Faisal, however, chose to fill the shortage of qualified professors in the country by turning to Egyptian and Syrian clerics seeking to escape imprisonment by their own country’s secular leaders. This would significantly change the country’s religious landscape—and not in a progressive direction. Diplomats were sheltered from these changes while kept in the comparatively cosmopolitan Jeddah. “King Faisal didn’t feel that he could have the embassies there [Riyadh] because the religious ulema didn’t even permit cigarettes to be sold on the street at that time; it was very puritanical,” recalled Slator Blackiston, who served as an economic officer in Saudi Arabi from 1964 to 1966.
These educational policies increased the influence of the Muslim Brotherhood in Saudi Arabia. In the 1940s, the group’s founder, Hassan al-Banna, formally tried to establish the organization in Saudi Arabia but was rejected by King Abdulaziz, the country’s founding ruler. This changed during the 1960s and ’70s, when the Brotherhood’s members and those of other Islamist groups began to flock to teach in Saudi schools at the invitation of a government ostensibly liberalizing its school system.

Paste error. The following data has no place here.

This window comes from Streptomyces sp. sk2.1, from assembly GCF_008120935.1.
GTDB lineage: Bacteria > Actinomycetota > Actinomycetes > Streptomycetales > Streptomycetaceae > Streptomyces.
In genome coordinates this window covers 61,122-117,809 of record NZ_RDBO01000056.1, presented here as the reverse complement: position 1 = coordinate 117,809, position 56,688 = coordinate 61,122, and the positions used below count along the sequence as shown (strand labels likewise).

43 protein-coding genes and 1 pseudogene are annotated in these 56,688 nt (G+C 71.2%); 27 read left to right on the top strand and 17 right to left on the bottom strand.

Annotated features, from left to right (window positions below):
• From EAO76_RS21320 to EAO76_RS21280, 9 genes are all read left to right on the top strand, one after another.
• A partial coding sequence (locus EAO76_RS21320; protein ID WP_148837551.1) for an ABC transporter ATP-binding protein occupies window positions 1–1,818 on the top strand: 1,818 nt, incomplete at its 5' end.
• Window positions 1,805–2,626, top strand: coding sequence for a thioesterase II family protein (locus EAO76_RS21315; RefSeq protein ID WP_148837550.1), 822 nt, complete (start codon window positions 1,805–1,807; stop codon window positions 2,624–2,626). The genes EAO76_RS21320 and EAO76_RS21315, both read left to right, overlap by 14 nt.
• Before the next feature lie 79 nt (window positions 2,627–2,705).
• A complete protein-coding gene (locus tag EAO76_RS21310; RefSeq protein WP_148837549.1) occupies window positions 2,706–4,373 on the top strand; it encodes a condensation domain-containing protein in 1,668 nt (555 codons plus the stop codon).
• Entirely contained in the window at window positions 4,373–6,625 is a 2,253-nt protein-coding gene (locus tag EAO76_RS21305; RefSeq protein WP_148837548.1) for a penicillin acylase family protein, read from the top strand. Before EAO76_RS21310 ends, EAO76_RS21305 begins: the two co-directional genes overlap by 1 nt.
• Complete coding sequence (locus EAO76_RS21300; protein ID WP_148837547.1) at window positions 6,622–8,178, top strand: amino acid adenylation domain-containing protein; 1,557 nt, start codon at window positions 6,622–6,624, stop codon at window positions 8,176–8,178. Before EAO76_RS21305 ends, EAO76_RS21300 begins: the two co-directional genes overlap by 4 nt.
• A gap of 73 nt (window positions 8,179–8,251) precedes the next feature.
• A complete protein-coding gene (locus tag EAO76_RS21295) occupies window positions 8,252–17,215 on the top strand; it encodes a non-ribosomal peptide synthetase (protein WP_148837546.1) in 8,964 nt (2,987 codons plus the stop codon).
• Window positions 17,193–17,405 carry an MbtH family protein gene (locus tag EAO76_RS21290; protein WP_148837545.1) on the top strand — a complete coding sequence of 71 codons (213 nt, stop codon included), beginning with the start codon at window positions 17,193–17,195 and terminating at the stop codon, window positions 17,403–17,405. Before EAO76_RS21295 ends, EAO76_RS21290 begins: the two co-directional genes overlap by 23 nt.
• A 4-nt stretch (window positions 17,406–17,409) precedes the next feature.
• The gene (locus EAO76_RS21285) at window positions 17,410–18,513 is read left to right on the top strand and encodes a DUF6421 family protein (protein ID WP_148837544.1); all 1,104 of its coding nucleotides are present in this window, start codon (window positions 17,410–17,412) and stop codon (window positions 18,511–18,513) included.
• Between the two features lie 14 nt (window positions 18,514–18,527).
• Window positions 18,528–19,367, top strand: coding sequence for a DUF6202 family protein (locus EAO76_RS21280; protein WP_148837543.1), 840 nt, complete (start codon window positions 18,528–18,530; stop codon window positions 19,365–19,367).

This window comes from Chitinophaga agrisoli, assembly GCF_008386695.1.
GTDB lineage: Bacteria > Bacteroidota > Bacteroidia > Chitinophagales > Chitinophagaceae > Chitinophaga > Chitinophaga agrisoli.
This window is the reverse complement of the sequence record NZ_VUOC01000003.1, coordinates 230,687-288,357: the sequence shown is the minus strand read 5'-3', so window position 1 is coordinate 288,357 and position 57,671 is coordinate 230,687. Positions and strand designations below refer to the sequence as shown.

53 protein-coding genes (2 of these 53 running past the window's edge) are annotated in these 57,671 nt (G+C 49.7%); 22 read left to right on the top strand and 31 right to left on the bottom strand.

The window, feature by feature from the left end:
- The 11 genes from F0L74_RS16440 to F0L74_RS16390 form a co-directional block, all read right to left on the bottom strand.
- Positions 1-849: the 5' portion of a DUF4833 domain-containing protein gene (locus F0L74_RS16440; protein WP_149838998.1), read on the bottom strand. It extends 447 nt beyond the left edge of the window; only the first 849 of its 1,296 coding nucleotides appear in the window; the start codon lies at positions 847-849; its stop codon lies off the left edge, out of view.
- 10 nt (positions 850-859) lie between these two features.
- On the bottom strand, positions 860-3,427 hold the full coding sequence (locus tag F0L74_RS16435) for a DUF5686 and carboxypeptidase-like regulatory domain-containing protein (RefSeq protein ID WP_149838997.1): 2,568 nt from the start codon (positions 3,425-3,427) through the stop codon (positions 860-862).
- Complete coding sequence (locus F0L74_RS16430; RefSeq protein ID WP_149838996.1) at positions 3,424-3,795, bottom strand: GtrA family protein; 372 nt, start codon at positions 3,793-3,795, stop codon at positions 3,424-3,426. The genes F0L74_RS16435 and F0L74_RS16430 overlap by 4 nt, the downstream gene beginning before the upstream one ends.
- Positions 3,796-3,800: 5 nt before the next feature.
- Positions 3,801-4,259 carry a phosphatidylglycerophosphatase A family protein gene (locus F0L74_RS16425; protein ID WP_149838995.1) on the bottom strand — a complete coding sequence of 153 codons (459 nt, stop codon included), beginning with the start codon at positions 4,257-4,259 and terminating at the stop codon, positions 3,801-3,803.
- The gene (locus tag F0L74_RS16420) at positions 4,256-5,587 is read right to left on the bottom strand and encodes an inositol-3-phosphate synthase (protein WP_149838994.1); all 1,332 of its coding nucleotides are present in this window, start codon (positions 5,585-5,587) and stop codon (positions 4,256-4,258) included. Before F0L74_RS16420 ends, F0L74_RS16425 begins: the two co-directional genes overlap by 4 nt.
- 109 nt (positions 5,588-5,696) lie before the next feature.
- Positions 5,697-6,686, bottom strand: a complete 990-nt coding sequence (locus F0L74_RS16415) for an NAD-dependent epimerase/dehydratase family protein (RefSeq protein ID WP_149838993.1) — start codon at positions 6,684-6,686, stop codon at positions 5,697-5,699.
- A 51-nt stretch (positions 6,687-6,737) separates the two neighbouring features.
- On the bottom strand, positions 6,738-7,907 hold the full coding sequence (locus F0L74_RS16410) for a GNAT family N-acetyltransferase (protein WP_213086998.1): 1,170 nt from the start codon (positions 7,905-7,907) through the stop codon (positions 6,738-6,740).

Sheikh Abdel Rahman, commonly known as the “blind sheikh” in the West and a member of groups more radical than the Muslim Brotherhood, was among those who came to teach in Saudi Arabia in the 1970s after being imprisoned in Egypt in part for calling Gamal Abdel Nasser “the wicked pharaoh.” He would later be implicated in the assassination of Egyptian President Anwar Sadat and the 1993 World Trade Center bombing. Said Hawwa, a key figure of Syria’s Muslim Brotherhood, also taught in Saudi Arabia for four years in the late 1960s. During that time, he wrote his famous book Jund Allah, or Soldiers of God, in which he railed against the traditional clerics for disavowing violence and encouraging political quietism. Muhammad Qutb, the brother of one of modern political Islam’s intellectual leaders, Sayyid Qutb, also taught Islamic law in Saudi Arabia in the 1970s.
Muslim Brotherhood figures helped Faisal design Saudi Arabia’s new national education policy in 1970. According to Stéphane Lacroix, an expert in Saudi Arabia’s Islamist movements, the “totalizing conception of Islam [taught in Saudi schools] owes more to the thinking of the Muslim Brotherhood than to traditional Wahhabism.” The group injected a dose of Islamist activism into Saudi Arabia that contributed to a noticeable radicalization of its society and influenced Saudi citizens who later embraced terrorism, including Osama bin Laden.